Julia Verlyn (Judy) LaMarsh, OC, lawyer, politician, broadcaster, author (born 20 December 1924 in Chatham, ON; died 27 October 1980 in Toronto). Judy LaMarsh was a force in politics at a time when Canadian women were fighting for equal treatment in the country’s political system. She became the second female federal Cabinet minister in Canadian history when Prime Minister Lester B. Pearson named her Minister of National Health and Welfare in 1963. She was instrumental in the development of several groundbreaking federal programs, including Medicare and the Canada Pension Plan. As Canada’s Secretary of State (1965–68), she pushed for the establishment of the Royal Commission on the Status of Women in Canada and coordinated Canada’s Centennial year festivities. Fiercely outspoken, LaMarsh remained active in public life after her retirement from politics, as an author, a broadcaster and a lawyer.
Valérie Plante, mayor of Montréal 2017–present, community organizer, city councillor (born 14 June 1974 in Rouyn-Noranda, QC). After running for mayor with an irreverent campaign that advertised her as “the right man for the job,” Plante won Montréal’s municipal election on 5 November 2017, becoming the first woman to be elected mayor in the city’s 375-year history.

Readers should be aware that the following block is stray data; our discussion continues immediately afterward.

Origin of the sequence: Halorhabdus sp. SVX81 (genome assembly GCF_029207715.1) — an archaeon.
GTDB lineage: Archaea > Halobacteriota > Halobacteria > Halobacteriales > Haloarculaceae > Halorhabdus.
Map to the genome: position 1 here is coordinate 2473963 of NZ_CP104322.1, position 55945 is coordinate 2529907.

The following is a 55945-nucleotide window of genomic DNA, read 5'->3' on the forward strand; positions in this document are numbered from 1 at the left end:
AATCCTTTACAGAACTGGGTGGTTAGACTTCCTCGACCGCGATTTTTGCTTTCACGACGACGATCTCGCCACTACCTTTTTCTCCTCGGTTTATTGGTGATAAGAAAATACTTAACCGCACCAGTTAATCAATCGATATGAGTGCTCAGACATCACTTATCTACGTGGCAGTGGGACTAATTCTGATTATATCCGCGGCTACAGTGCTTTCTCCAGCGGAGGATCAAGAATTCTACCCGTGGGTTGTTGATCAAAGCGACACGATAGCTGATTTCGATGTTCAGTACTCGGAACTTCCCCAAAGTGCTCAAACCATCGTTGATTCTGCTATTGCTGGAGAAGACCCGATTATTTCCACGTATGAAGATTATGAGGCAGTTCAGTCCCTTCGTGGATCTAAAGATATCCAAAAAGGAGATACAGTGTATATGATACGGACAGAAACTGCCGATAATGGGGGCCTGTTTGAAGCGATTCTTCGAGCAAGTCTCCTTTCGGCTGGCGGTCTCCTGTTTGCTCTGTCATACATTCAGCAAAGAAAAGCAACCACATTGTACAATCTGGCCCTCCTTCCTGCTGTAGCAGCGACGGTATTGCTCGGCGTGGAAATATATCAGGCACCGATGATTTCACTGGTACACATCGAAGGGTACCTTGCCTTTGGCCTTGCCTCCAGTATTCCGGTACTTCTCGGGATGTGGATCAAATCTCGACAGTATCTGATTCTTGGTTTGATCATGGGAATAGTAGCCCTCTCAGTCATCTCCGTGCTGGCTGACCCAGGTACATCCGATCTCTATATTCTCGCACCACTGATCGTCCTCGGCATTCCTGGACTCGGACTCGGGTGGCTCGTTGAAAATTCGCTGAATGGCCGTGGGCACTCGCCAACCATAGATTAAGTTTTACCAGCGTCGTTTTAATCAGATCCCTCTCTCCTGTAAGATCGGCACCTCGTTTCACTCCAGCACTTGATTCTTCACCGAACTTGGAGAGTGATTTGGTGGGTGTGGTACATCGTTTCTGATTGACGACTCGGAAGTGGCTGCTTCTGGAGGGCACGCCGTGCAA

Wabanakwut Kinew, hip hop artist, broadcaster, university administrator, author, politician (born 31 December 1981 in Kenora, ON). An Ojibwa activist and public intellectual, Wab Kinew began his career as a musician and rapper with the hip hop group Dead Indians. He gained national attention through his radio and television journalism for the CBC, including 8th Fire, a television series on Indigenous issues. Kinew’s 2015 memoir, The Reason You Walk, was a national bestseller and finalist for the RBC Taylor Prize. Kinew was elected to the Manitoba legislature in 2016, despite controversial tweets and rap lyrics that dogged his campaign. Similarly, revelations of stayed domestic assault charges from 2003 threatened to derail his bid to become leader of the Manitoba New Democratic Party, though he was named leader in September 2017.